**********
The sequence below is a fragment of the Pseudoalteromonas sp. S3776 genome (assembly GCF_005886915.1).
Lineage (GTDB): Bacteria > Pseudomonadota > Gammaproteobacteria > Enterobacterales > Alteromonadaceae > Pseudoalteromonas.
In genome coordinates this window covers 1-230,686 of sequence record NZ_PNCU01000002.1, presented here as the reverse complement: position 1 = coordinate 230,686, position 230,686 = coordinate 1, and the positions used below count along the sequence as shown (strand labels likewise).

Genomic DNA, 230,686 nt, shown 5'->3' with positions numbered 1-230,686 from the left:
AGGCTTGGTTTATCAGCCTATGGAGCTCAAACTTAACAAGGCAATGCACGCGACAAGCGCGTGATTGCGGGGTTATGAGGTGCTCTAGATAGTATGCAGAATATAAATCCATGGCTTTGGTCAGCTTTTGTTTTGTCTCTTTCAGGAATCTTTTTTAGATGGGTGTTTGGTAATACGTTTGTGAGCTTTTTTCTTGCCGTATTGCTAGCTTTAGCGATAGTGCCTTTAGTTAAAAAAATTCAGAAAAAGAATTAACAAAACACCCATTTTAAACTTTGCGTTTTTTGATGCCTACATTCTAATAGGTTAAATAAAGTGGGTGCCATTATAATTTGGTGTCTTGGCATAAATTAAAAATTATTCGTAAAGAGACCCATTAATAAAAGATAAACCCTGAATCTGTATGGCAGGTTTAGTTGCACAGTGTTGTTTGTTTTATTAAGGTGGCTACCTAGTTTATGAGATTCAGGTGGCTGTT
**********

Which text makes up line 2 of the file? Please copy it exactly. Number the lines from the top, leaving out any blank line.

Lineage (GTDB): Bacteria > Pseudomonadota > Gammaproteobacteria > Enterobacterales > Alteromonadaceae > Pseudoalteromonas.